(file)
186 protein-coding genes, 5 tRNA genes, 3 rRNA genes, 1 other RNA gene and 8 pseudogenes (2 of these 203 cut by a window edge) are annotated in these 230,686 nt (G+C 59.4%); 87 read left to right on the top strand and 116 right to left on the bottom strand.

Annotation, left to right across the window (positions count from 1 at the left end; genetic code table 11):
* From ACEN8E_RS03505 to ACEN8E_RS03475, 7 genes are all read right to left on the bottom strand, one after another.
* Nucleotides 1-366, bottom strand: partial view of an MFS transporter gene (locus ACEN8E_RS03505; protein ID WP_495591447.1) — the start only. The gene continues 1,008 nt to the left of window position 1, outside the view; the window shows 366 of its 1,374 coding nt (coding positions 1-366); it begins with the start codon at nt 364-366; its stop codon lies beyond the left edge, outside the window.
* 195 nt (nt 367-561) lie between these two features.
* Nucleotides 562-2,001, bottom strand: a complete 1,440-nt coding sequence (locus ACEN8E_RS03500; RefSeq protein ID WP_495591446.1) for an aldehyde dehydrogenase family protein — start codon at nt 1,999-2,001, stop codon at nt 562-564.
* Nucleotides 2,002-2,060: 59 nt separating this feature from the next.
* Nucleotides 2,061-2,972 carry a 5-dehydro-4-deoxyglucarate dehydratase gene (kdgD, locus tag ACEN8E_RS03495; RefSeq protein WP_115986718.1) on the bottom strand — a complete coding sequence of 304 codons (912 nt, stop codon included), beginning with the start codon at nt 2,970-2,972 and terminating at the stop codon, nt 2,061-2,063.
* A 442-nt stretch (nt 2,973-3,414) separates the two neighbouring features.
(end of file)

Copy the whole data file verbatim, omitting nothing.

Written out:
186 protein-coding genes, 5 tRNA genes, 3 rRNA genes, 1 other RNA gene and 8 pseudogenes (2 of these 203 cut by a window edge) are annotated in these 230,686 nt (G+C 59.4%); 87 read left to right on the top strand and 116 right to left on the bottom strand.

Annotation, left to right across the window (positions count from 1 at the left end; genetic code table 11):
* From ACEN8E_RS03505 to ACEN8E_RS03475, 7 genes are all read right to left on the bottom strand, one after another.
* Nucleotides 1-366, bottom strand: partial view of an MFS transporter gene (locus ACEN8E_RS03505; protein ID WP_495591447.1) — the start only. The gene continues 1,008 nt to the left of window position 1, outside the view; the window shows 366 of its 1,374 coding nt (coding positions 1-366); it begins with the start codon at nt 364-366; its stop codon lies beyond the left edge, outside the window.
* 195 nt (nt 367-561) lie between these two features.
* Nucleotides 562-2,001, bottom strand: a complete 1,440-nt coding sequence (locus ACEN8E_RS03500; RefSeq protein ID WP_495591446.1) for an aldehyde dehydrogenase family protein — start codon at nt 1,999-2,001, stop codon at nt 562-564.
* Nucleotides 2,002-2,060: 59 nt separating this feature from the next.
* Nucleotides 2,061-2,972 carry a 5-dehydro-4-deoxyglucarate dehydratase gene (kdgD, locus tag ACEN8E_RS03495; RefSeq protein WP_115986718.1) on the bottom strand — a complete coding sequence of 304 codons (912 nt, stop codon included), beginning with the start codon at nt 2,970-2,972 and terminating at the stop codon, nt 2,061-2,063.
* A 442-nt stretch (nt 2,973-3,414) separates the two neighbouring features.